'Does The Elephant Dance? Contemporary Indian Foreign Policy' is a study of Indian foreign policy and its evaluation on various parameters. The author of this book, David M. Malone who served as the ambassador of Canada to India, has seen the framing of Indian foreign policy from close quarters and has met with actors involved in decision-making. Malone, while talking about why a book on foreign policy, says that in India there are few books on the subject and much needs to be done. In the starting few chapters, the author tries to present the historical context of India's ties and narrates the incidents of the past which can invoke emotions in the present. The author also delves into the colonial past of the India and the policies shaped by this burden of the past.
The author divides the Indian foreign policy broadly into three periods where differences in policy decisions can be distinguished from other periods. The first one was under the leadership of prime minister Nehru. This period was marked by the ideological posturing where India supported anti-colonist struggle everywhere in the world tried to be the leader of poor countries recently freed from the clutches of the colonialism. Although India detached itself from the harsh realities of the bipolar world, it continued to focus on domestic issues and consolidation of India as a nation, which was predicted by many as doomed to fail given its inherent diversity and widespread poverty and illiteracy.
Malone characterizes the second phase by the presence of a visible socialist tilt in Indian domestic politics under the leadership of Indira Gandhi and later under her son, Rajiv. Although India continued its lip service towards Non-Aligned Movement (NAM), it signed a security pact with USSR and became a major purchaser of Soviet defense equipment. This may have been necessary given the lavish aid being given to Pakistan by US and China, and India starting to pay the price for its idealism.
The third and final phase of Indian foreign policy started with the liberalization of the Indian economy in early 90's and has continued till date. During these two decades, India became much confident and it used its economic might in foreign policy decision making. Conversely, foreign policy objectives were largely seen from an economic angle.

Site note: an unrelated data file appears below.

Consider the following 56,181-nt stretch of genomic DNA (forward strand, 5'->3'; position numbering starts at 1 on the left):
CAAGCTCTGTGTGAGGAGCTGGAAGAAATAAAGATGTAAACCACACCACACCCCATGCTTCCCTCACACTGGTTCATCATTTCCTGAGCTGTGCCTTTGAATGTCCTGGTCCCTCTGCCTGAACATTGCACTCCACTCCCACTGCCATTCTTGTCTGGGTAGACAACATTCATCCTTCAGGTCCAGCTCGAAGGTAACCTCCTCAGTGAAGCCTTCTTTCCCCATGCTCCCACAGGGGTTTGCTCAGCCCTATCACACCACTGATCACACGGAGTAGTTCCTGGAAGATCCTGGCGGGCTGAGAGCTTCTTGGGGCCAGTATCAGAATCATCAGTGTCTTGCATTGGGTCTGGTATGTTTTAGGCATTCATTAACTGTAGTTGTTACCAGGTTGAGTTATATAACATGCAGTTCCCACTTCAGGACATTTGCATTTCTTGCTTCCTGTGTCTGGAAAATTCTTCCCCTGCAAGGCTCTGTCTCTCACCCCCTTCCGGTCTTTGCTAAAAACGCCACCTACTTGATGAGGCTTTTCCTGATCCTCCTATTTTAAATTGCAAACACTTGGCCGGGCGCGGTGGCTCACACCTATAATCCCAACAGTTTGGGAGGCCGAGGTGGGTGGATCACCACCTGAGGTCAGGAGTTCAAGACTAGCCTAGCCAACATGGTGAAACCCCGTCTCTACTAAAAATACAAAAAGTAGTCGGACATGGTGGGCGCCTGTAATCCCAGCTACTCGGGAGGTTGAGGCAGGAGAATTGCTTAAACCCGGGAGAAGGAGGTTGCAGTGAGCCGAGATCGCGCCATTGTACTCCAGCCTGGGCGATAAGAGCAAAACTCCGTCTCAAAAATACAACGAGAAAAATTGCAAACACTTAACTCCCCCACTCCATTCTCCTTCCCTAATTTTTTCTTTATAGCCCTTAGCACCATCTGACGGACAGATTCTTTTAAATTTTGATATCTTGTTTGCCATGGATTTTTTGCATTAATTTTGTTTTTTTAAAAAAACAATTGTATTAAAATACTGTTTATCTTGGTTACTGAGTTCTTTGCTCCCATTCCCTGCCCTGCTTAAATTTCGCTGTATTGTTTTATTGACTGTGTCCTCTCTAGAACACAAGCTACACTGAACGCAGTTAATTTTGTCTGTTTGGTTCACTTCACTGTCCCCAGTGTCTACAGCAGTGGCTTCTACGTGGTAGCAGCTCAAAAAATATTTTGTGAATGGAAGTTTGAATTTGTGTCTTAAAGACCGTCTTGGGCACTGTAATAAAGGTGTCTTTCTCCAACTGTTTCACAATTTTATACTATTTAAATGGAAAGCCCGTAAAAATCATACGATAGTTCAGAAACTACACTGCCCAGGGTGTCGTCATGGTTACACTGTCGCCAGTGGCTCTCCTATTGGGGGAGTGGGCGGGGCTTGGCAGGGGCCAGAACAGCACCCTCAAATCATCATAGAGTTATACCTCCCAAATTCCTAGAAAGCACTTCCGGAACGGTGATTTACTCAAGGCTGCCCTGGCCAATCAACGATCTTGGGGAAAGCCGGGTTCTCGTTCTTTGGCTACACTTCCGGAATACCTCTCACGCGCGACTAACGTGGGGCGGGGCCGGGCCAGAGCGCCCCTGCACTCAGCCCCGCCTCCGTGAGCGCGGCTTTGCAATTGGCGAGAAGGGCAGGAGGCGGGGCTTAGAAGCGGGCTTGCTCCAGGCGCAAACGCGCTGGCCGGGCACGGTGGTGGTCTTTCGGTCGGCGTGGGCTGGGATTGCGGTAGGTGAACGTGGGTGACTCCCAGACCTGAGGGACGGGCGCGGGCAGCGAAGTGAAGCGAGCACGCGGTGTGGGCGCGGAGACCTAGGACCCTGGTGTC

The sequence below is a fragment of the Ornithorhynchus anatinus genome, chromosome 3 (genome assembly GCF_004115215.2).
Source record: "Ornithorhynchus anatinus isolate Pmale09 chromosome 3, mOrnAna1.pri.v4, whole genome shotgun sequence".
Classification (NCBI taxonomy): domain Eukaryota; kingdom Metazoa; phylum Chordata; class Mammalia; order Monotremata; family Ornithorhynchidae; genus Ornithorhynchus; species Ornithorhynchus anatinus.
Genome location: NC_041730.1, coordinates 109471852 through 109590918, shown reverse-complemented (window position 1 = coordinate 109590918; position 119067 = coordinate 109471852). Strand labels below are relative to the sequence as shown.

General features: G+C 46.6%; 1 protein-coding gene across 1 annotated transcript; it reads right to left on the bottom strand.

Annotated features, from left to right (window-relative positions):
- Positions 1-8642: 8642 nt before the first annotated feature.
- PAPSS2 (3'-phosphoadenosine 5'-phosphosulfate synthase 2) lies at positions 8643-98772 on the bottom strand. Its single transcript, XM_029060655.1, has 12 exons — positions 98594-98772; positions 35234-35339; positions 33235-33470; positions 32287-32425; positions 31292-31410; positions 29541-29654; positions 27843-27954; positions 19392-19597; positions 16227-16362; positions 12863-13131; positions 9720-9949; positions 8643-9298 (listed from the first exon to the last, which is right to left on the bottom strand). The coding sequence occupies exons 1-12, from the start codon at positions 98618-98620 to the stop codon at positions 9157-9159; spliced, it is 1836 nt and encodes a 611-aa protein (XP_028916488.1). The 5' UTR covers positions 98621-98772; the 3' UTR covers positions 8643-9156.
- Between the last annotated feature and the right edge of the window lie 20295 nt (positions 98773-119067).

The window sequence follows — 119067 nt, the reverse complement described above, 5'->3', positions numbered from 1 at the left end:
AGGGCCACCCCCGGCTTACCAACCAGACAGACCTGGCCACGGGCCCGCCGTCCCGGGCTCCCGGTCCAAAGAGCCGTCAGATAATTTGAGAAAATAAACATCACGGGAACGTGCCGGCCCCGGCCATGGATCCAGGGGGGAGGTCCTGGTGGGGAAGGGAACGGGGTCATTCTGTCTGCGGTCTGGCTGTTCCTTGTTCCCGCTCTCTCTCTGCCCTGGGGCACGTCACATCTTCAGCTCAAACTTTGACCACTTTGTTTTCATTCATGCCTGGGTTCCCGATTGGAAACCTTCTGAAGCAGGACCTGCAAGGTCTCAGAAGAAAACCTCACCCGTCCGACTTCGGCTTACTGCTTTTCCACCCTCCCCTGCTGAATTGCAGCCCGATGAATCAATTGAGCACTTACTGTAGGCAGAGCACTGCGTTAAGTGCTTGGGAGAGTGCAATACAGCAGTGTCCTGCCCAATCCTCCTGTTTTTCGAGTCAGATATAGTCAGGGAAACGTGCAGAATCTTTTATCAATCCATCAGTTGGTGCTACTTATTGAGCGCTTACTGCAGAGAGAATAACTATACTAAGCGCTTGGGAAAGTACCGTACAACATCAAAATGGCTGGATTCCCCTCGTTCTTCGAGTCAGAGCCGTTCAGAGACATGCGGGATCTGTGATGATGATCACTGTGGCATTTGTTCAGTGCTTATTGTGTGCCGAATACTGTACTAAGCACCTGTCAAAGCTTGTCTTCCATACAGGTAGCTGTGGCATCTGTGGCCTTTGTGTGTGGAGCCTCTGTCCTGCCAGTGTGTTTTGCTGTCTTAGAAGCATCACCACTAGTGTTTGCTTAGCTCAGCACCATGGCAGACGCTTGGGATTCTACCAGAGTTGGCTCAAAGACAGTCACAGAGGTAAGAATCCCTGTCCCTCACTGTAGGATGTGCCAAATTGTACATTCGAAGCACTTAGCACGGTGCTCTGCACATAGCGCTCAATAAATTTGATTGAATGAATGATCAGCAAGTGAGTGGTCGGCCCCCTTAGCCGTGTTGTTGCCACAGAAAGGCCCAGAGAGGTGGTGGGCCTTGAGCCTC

The author also emphasizes that if India has to emerge as a superpower, it has to solve longstanding issues in South Asia and improve relations with its neighbors. No country can be a superpower if its own backyard is messy. The author sees the situation improving in this area with India renewing a cooperation treaty with Bhutan and agreeing to a greater role for UN in Nepal. The defining factor for the regional disturbance in South Asia is the longstanding rivalry between Indian and Pakistan. The author says there has to be a give and take if the problems between these two countries are to be settled and being a bigger country, India has to give more and take less. This position taken by the author seems difficult to realize given political compulsions of two countries.
The author also discusses India's role in multilateral organizations and concludes that the country has become more assertive riding on its economic power. The role of India in trade negotiations under WTO has been consistently criticized by Western powers and sometimes countries initially supporting India jumped the ship. The main contention is the protectionist policies such as agricultural subsidies. Another area where India has been labeled as a spoiler is climate talks. While environmentalists have been insisting that India should cut emissions, India's point has been that a fast developing country will burn fossils to satisfy its energy needs like the West did in the past. It can be said that in these cases, the author has taken the West's line without thinking much about India's domestic compulsions.
It must be said that five years can bring a huge change in a matter as fast changing as foreign policy. Although the broad contours of the India foreign policy remain same, there has been many changes including India's proactive role in multilateral organizations like BRICS, IBSA, and G20. Backed by its impressive economic performance, India has cemented its place as a rising world power. The author also says that India should invest more in human resources in the area of foreign policy, who can provide independent and valuable advice when required.